Stories in stone
Hiatt’s list of fossil finds shows the area’s diversity of plant and animal life millions of years ago. He has found parts of fish such as rays, amphibians such as the salamander-like habrosaurus, crocodiles and other reptiles, rare and extinct birds and mammals, and several species of “terrible lizards”—including pieces of the duck-billed hadrosaur (Montana’s state dinosaur) and the hugely popular tyrannosaur.
One of the park’s most spectacular fossil finds is now the centerpiece of its visitor center, which opened in 1995. The skull of a triceratops, a 20-foot-long rhinoceros-like plant eater with three horns and a wide bony plate around its head, is housed in the building for public display. The center, built to blend in with the park’s natural landscape, also contains other fossils as well as interpretive displays, including kiosks that explain the park’s unique geology, abundant wildlife, and varied history.
In the basement, another 1,000 or so fossils unearthed from Makoshika are locked up next to the park’s paleontology laboratory. There, fossils are meticulously cleaned, repaired, and catalogued by scientists and volunteers for display. Currently, a duck-billed dinosaur’s rib bone, several alligator teeth, and pieces from a triceratops and a tyrannosaur await future examination.
Though the park’s wealth of dinosaur remnants attracts fossil fans from afar, visitors are warned they may not dig for, touch, or remove fossils. They can, however, report their fossil discoveries, the more unusual of which are then removed by experts.“ With significant finds, the Museum of the Rockies takes over,” Carlson says.
Based in Bozeman, the museum is noted for its dinosaur displays assembled under the eye of famed dinosaur hunter Jack Horner. For less significant discoveries, the park oversees volunteers who labor to remove fossils before weather erodes the artifacts away. Last summer, says Carlson, three volunteers and an intern removed a juvenile triceratops skull that had been discovered four years earlier. The delay, explains Carlson, was due to the park lacking staff to haul the heavy casts, which are placed around fossils to prevent them from breaking apart during transport.“ It takes a lot of money and time to excavate a fossil of that size,” he says.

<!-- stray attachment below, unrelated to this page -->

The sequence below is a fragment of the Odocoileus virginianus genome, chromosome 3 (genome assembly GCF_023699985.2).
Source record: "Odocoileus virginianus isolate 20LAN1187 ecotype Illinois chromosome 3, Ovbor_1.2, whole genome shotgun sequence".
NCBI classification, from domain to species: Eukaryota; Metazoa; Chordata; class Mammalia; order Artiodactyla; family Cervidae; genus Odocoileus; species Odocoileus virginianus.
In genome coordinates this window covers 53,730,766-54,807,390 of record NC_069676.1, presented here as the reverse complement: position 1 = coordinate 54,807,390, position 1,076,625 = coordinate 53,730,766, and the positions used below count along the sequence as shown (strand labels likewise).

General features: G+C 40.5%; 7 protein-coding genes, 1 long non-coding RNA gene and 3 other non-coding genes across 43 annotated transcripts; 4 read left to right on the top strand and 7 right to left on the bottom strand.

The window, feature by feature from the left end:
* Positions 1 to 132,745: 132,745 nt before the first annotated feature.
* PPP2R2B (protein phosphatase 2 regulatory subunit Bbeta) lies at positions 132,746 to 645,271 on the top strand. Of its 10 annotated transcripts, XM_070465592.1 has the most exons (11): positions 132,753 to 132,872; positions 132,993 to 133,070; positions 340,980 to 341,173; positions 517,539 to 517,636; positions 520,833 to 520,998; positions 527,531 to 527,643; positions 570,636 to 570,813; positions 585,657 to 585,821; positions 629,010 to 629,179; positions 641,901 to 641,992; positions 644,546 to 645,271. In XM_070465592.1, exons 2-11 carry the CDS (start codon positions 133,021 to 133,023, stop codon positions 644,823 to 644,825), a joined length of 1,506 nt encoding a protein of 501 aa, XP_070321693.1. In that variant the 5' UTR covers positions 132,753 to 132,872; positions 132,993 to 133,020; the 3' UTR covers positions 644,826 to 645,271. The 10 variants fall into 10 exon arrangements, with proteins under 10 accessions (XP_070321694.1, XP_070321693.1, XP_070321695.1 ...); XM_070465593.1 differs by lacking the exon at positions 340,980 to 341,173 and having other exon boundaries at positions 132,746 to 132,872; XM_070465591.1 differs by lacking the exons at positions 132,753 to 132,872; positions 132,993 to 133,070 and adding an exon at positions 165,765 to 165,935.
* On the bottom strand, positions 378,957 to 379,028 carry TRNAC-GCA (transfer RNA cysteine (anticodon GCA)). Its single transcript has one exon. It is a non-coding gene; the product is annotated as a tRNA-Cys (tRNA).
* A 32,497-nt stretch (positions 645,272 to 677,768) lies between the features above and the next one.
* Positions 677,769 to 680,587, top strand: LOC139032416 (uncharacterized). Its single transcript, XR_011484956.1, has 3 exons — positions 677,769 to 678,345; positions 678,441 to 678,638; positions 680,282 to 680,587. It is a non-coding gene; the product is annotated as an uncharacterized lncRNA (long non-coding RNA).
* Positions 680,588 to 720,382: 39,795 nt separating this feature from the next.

Long before there was a Makoshika visitor center, or even many visitors, visionary eastern Montana residents recognized the uniqueness of the badlands and the need to preserve it. As early as 1892, citizens were advocating that the badlands be turned into a park. Though the federal government considered the land for a national park, and even built the first road into the area in 1939, it was the state of Montana that eventually preserved this rugged gem as a public site. That was due in large part to lobbying by a local landowner couple, Catherine and A. J. McCarty. In the 1940s, the McCartys donated a portion of what is now the park to Dawson County with the provision that it be protected. But it wasn’t until 1953 that Montana finally brought the area into the state park system, along with other nearby lands added through leases and easements. The year 2003 marks the park’s 50th anni-versary, just a flash in geologic time but a momentous occasion for park supporters.
\A toy purple dinosaur resting on his truck’s dusty dash, Carlson drives through the park while listing some of Makoshika’s many attributes that make the park so popular:
- an 1,800-square-foot picnic shelter
- public rifle and 3-D archery ranges
- 6 primitive tent camping sites offering spectacular views
- 15 recreational vehicle parking spots
- an 18-hole folf (Frisbee golf) course
- 40 bird species, and
- 150 plant species.
There’s much more, says Carlson. Three designated hiking trails lead walkers to vast vistas of the plains, as well as to formations such as Natural Bridge along the Caprock Nature Trail and the whale-shaped hill named Moby Dick in the Sand Creek area. The park also features a 200-seat, wheelchair-accessible amphitheater nestled in the badlands. On the third weekend of each August, Theatre in the Park melodramas are held in the lighted amphitheater. In late April, the local support group, Friends of Makoshika, hosts the March for Parks walkathon fundraiser. Each Thursday throughout the summer, education programs expose children to the park’s wildlife, dinosaur history, and environmental wonders. The state park even has its own video, Makoshika: Crossroads to the Past, narrated by former governor Marc Racicot.